If Len McCluskey were an investment banker, he surely would have been fired a long time ago. Instead, his position as general secretary of the Unite union is secure even though the return on capital invested in Labour leader Ed Miliband is beyond measurement because it’s so low.
Tomorrow, McCluskey and fellow union bureaucrats from affiliated unions will, not unlike turkeys at Christmas, vote for their own slaughter at the hands of Miliband and his party leadership.
Miliband will formally complete a process of “reform” – was ever a word so misused – in party structures that began in the early 1990s, and carried on by Tony Blair and Gordon Brown when they got the unions to vote to abandon the socialist Clause 4 of the constitution.
This time Miliband has gone when even Blair feared to tread. Out goes the historic links by which members of affiliated unions had a portion of their subs handed over to Labour. Out goes the way Labour leaders are elected, with the unions having a substantial say through a ballot of members.
Out goes the collective and in comes individualism. Margaret Thatcher would be the first to applaud, especially as Miliband gave her a glowing reference recently.
Labour’s national executive confirmed the plans earlier this month with only two votes against. Tomorrow, a special half-day conference will rubber stamp the proposals. After the Nec, one shadow cabinet member is reported as saying:
"At the start, the unions were shocked, but in the end the unions had no option. Ed Miliband was their choice for leader and he wanted these reforms and, 18 months out from an election, they could not defeat him. Unite may be in a different place, but Falkirk [the constituency troubled by a selection row] meant it was impossible for them to lead a rebellion. They feel they have done nothing and are badly bruised.”
McCluskey, in particular, has egg all over his face. Miliband was his choice as leader and in return he has been humiliated. In a belated attempt to recover some poise, McCluskey is now threatening to cut his union’s affiliation fees by £1.5 million because a poll shows that only 40% of Unite’s members vote Labour.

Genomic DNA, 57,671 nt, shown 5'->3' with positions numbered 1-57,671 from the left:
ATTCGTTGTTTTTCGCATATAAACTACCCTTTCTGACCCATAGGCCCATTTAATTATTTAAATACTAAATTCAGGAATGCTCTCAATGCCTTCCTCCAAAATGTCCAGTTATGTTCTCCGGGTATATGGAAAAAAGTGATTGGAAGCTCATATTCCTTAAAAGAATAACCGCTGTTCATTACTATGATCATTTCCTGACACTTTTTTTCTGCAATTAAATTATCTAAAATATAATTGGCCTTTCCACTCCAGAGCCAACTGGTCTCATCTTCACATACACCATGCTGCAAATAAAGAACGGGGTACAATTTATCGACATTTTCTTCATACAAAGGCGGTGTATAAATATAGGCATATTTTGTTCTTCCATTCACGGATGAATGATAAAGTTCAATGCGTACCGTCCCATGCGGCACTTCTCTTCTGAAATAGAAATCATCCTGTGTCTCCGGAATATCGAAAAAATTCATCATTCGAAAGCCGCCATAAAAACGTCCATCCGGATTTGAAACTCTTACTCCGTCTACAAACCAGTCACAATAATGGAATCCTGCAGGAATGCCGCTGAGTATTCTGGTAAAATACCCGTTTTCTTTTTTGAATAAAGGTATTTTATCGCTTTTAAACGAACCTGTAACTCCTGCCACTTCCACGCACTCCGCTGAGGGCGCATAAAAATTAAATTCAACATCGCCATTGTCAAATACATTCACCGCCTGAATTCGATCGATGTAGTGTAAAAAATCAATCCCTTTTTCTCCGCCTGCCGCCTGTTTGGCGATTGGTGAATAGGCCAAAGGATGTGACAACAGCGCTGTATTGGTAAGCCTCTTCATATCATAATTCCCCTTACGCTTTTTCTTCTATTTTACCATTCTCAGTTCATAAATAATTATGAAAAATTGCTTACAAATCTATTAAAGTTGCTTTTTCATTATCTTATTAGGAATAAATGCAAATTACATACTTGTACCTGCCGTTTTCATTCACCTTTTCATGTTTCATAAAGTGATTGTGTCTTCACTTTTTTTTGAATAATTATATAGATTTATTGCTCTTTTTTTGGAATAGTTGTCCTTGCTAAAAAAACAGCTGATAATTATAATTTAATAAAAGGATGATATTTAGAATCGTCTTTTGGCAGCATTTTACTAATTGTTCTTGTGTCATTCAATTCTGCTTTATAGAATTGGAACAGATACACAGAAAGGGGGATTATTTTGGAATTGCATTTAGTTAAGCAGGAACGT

He said: "I know there are some people internally in the Labour party that are beginning to panic because of what we are considering. I am not sure why because it was self-evident from last summer when Ed Miliband made his proposals that there would be consequences. I said that having been challenged by Ed to consider the status quo, I suddenly felt it was untenable. We have one million members paying into the political fund and affiliate the full one million members to the party…. Looking at it, I thought it was difficult to justify even from a moral standpoint".
Last October, the company that owns the Grangemouth petrochemical plant threatened to pull out unless the union agreed to new harsh terms and conditions. McCluskey’s bluff was called and he rushed up to Scotland to overrule local officials and impose a shocking deal on his members.
So perhaps Miliband knows that the Unite union leader is mostly bluster and that when push comes to shove, McCluskey will not rock the boat with just over a year to the general election. In any case, McCluskey has said: “Even if we reduce our affiliations we can still give direct donations to the national Labour Party".
The truth is that investment in Miliband has produced precious little for Unite and its members. One Nation Labour as it prefers to be called as it careers further and further into naked populism, is pledged to uphold austerity and ConDem spending cuts, a public sector wage freeze and to retain markets in the NHS and other services.
Vote for that? You have to be joking!